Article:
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Choose Your Words Carefully: Inventors Are Masters of Their Claims, and the Words They Use to Describe and Claim Their Invention Control

| Hans L. Mayer

BIO-RAD LABORATORIES, INC. v. ITC

Before Newman, Lourie, and Dyk. Appeal from the ITC.

Summary: Patentees cannot escape the bounds of their claims by promoting oversimplified characterizations of those claims.

Bio-Rad brought an ITC action against 10X Genomics over the importation of certain microfluidic chips.  The ITC found that some 10X products infringed  Bio-Rad asserted patents, and both parties appealed. Among other issues, Bio-Rad argued on appeal that because the structural limitations recited in its claims are all included in 10X’s products, the ITC should have found infringement of all asserted patents.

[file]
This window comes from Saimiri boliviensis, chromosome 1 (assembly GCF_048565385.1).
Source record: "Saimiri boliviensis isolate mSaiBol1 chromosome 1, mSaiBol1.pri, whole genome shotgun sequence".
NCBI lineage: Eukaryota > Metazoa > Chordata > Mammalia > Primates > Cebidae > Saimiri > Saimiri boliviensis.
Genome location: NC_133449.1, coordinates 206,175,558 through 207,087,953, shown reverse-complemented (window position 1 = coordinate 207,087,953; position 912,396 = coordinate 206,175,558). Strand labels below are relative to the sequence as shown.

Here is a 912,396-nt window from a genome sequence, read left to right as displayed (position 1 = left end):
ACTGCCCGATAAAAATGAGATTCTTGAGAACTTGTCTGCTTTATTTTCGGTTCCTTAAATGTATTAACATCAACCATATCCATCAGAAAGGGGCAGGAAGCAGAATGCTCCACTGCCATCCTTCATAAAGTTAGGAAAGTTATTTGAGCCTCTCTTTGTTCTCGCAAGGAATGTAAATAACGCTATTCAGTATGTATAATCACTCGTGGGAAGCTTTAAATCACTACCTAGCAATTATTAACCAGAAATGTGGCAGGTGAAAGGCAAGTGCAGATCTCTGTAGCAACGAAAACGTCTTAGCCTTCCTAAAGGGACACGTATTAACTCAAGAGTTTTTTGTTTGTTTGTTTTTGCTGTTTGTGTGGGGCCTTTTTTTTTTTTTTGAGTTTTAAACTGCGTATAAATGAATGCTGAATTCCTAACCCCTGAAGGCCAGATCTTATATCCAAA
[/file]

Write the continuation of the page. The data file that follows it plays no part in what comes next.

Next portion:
The Federal Circuit affirmed the ITC after finding that Bio-Rad’s structural limitations argument was premised on rewriting the claims in an oversimplified form and removing all limitations that differentiate the recited structures from each other. The Federal Circuit stated that the inventors chose to characterize the invention based on its materials, not structure, and that Bio-Rad could not escape that choice by pointing to the general proposition of law that “apparatus claims cover what a device is, not what a device does.” The Federal Circuit noted that it would be improper to disregard almost all of the words of the claim simply because the claim limitations are structural.

Editor: Paul Stewart